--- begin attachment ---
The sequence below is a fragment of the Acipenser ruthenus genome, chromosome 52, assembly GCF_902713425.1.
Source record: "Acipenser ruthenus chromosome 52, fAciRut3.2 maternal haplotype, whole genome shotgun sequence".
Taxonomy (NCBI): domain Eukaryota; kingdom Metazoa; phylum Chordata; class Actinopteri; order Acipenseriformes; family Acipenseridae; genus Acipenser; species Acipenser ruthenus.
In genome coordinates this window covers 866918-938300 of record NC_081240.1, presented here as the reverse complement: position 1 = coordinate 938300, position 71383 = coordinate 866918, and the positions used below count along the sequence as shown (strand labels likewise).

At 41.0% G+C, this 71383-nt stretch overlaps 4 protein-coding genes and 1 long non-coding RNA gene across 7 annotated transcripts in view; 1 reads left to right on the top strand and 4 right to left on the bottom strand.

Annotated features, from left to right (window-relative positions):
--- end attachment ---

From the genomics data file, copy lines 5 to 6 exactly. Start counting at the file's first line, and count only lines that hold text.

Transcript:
At 41.0% G+C, this 71383-nt stretch overlaps 4 protein-coding genes and 1 long non-coding RNA gene across 7 annotated transcripts in view; 1 reads left to right on the top strand and 4 right to left on the bottom strand.

Annotated features, from left to right (window-relative positions):